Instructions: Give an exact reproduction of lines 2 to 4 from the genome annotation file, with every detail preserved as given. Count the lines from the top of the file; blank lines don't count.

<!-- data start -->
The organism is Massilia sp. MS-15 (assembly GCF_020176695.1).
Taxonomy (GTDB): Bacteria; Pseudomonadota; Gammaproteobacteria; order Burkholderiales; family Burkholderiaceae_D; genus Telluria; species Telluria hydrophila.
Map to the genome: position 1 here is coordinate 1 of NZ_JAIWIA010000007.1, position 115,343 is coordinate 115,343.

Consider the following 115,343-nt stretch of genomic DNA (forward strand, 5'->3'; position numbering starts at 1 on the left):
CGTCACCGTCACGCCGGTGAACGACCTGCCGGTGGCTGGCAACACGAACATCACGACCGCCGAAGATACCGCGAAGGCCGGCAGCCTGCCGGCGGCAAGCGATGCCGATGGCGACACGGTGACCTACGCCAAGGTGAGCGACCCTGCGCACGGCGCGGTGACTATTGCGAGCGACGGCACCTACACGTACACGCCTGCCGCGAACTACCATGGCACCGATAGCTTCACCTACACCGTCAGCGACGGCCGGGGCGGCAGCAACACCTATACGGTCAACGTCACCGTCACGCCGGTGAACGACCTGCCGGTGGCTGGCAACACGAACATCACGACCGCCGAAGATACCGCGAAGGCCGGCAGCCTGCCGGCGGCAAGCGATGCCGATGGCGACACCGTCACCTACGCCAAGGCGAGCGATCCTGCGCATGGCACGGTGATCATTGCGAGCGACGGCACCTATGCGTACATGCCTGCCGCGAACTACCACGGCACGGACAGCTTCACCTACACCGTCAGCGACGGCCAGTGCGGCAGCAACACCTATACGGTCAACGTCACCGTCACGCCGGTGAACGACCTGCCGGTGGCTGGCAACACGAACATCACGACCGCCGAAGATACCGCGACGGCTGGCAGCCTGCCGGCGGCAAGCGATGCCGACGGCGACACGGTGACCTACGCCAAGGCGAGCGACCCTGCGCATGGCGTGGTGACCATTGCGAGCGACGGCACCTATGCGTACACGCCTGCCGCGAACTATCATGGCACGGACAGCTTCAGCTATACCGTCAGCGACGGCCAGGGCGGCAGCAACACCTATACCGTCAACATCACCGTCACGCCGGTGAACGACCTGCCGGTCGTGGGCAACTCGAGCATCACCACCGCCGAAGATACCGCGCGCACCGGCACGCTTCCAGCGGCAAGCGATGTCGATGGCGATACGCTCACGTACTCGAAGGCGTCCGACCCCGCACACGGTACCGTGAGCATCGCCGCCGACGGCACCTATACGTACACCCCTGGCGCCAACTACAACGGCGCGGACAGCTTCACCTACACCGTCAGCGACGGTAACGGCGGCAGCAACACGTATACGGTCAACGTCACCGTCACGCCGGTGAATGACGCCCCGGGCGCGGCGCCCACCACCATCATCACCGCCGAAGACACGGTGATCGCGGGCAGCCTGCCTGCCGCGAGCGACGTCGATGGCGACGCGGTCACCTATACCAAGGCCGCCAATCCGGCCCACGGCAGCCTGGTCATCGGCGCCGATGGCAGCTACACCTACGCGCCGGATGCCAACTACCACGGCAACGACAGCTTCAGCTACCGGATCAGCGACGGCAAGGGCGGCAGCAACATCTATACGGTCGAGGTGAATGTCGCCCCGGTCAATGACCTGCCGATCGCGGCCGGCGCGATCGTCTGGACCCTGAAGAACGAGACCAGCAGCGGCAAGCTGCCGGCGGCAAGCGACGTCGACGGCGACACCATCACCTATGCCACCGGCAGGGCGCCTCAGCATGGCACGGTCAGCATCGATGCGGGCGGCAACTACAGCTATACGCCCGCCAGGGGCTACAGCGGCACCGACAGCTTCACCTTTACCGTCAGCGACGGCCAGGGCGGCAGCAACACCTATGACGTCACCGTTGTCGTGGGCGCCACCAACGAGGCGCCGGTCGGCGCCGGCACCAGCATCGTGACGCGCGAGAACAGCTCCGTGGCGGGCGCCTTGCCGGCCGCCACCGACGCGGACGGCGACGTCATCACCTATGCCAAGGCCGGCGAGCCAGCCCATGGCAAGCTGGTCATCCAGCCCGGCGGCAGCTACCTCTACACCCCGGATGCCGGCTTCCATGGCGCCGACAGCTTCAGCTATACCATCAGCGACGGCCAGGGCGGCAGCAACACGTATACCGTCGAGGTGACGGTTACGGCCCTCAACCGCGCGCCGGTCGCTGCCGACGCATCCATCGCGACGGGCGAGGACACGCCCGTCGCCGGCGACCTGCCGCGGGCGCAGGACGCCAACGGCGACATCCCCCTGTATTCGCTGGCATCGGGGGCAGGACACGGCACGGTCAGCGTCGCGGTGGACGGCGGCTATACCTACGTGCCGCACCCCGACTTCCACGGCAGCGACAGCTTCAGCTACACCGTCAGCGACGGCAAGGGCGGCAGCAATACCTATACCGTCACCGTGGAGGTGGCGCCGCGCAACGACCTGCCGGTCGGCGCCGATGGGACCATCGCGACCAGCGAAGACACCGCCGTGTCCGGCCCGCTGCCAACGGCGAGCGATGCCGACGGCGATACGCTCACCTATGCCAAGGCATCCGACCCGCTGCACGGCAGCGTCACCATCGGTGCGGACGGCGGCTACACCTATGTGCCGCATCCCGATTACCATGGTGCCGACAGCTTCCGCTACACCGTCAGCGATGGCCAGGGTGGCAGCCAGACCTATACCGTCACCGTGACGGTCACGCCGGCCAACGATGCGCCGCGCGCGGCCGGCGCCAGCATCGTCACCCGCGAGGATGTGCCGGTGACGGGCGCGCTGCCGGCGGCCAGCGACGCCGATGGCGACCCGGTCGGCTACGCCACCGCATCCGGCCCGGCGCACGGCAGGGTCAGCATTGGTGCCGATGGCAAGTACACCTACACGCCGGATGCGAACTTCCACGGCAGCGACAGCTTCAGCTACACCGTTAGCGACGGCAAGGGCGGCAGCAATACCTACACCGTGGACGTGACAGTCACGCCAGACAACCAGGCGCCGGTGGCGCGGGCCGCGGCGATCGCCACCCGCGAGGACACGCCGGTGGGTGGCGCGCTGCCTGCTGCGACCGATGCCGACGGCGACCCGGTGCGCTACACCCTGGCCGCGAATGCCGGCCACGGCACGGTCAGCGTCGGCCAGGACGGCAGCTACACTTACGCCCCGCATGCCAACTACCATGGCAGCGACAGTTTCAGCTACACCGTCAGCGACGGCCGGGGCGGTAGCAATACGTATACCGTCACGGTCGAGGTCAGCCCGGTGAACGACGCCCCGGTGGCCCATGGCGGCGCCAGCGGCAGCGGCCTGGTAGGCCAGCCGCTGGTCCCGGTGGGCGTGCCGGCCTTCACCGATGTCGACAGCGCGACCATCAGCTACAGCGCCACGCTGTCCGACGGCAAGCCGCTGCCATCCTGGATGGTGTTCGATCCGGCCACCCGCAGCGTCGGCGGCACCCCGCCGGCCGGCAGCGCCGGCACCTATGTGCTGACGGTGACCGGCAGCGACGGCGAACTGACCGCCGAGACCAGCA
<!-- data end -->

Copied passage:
Taxonomy (GTDB): Bacteria; Pseudomonadota; Gammaproteobacteria; order Burkholderiales; family Burkholderiaceae_D; genus Telluria; species Telluria hydrophila.
Map to the genome: position 1 here is coordinate 1 of NZ_JAIWIA010000007.1, position 115,343 is coordinate 115,343.

Consider the following 115,343-nt stretch of genomic DNA (forward strand, 5'->3'; position numbering starts at 1 on the left):